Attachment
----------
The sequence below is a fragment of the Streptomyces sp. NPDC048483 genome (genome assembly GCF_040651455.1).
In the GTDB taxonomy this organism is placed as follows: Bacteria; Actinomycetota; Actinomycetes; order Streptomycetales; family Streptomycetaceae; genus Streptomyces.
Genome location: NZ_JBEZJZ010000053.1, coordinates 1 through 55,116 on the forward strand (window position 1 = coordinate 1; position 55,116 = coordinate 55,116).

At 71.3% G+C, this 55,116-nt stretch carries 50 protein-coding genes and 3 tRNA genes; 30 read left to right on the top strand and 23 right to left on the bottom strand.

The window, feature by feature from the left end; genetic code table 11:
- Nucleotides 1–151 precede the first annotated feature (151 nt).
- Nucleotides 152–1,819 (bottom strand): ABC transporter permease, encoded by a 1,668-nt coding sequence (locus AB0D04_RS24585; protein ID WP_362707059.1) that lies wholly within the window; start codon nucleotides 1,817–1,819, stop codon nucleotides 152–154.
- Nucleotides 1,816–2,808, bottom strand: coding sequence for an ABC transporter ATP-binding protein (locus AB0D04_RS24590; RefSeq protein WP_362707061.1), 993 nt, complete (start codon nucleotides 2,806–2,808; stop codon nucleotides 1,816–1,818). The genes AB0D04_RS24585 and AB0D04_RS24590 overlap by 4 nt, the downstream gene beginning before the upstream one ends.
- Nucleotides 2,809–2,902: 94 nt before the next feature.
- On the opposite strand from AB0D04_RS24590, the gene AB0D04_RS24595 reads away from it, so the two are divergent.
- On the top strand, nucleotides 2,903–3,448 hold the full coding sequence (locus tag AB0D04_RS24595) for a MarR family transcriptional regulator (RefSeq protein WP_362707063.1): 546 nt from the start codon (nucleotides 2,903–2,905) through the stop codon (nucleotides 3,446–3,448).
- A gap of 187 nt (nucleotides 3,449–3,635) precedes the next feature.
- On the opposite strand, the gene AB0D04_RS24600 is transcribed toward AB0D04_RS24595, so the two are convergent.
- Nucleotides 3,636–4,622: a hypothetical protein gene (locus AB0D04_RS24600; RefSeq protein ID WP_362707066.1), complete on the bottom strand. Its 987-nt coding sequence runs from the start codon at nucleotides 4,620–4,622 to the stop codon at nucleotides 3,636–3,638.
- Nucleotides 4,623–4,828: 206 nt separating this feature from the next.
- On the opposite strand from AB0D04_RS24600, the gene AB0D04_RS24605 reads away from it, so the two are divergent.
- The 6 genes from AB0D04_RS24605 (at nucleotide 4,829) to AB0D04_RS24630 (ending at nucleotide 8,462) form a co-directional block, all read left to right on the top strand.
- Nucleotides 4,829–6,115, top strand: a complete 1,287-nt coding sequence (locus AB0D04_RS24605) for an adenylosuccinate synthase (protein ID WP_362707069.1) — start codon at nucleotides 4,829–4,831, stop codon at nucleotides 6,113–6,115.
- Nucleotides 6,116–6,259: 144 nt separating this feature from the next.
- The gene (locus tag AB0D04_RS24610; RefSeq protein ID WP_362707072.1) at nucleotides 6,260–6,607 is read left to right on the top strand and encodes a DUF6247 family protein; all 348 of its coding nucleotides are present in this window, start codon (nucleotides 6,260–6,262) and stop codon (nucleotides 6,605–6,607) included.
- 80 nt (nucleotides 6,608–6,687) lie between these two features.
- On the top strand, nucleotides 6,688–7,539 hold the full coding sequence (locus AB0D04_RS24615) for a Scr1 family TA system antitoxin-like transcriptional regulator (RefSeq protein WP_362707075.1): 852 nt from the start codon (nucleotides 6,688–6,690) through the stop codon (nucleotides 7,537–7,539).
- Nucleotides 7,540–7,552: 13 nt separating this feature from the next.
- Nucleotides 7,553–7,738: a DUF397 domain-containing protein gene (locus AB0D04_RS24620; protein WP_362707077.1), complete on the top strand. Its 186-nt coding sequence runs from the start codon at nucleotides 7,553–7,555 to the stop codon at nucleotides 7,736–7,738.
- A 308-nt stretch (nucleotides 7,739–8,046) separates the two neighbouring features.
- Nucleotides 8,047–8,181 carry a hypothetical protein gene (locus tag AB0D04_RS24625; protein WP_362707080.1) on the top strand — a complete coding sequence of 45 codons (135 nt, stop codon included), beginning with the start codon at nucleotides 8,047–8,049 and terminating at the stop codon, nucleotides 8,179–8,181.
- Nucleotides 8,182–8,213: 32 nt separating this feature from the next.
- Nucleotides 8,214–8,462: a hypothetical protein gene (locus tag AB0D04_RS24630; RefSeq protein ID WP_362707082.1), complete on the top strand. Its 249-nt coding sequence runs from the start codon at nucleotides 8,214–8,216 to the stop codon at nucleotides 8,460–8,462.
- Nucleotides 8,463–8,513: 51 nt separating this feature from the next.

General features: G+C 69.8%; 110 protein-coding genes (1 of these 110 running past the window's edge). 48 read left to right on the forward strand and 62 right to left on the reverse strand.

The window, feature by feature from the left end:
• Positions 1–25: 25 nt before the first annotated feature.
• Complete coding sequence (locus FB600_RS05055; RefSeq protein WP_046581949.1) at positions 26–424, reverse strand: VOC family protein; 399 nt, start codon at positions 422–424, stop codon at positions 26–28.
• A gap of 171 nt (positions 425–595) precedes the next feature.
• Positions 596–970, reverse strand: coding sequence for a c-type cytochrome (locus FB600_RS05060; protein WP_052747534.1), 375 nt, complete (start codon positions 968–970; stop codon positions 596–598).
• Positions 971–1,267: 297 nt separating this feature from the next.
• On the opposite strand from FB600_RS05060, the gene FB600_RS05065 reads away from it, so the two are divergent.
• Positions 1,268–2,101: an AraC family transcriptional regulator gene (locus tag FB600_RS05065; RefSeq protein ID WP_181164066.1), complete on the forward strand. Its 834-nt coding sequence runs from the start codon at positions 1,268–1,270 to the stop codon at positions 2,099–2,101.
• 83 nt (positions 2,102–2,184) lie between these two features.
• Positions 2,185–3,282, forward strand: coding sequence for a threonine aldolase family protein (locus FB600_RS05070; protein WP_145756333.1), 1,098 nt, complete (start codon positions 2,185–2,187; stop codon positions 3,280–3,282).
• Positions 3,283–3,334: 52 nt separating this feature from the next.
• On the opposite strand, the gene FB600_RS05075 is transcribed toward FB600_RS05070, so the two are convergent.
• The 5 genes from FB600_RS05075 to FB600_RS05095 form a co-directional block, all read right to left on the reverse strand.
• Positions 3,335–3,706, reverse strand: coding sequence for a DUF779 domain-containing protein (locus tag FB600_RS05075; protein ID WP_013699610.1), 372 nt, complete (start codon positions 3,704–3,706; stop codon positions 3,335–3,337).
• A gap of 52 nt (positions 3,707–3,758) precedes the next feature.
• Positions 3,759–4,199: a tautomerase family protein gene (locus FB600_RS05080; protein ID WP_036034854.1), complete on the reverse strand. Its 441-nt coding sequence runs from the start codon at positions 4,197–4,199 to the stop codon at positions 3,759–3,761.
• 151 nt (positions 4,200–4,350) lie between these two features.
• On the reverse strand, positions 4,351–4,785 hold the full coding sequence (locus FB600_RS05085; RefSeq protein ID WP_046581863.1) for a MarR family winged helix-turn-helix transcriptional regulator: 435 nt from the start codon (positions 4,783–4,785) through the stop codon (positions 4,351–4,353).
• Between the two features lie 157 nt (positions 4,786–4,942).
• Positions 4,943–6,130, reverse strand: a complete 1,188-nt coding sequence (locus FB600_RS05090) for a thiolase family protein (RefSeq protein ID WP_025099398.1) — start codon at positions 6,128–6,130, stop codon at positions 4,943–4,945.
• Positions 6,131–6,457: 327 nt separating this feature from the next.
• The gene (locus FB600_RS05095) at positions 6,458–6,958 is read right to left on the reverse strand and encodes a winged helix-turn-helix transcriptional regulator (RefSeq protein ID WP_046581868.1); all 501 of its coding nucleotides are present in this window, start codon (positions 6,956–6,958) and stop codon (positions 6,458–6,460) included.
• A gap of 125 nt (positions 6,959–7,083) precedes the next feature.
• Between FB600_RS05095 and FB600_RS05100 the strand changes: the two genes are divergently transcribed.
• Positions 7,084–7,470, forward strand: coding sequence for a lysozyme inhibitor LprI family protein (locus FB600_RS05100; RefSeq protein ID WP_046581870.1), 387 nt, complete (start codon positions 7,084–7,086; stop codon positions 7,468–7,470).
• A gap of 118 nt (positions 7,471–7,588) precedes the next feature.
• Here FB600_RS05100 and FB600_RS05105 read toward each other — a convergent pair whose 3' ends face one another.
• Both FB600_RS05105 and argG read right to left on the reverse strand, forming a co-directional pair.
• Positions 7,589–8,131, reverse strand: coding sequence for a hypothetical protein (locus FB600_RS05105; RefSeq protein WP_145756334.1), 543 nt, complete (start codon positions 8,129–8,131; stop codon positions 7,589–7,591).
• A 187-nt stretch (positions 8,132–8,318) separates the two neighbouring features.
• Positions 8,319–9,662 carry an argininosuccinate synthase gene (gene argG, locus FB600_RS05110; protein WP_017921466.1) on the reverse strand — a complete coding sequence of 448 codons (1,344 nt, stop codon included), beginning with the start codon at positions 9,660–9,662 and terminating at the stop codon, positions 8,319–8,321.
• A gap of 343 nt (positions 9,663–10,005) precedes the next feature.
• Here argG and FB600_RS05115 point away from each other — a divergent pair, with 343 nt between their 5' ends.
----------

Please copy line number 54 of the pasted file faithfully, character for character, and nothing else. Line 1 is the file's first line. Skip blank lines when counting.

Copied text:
• Between FB600_RS05095 and FB600_RS05100 the strand changes: the two genes are divergently transcribed.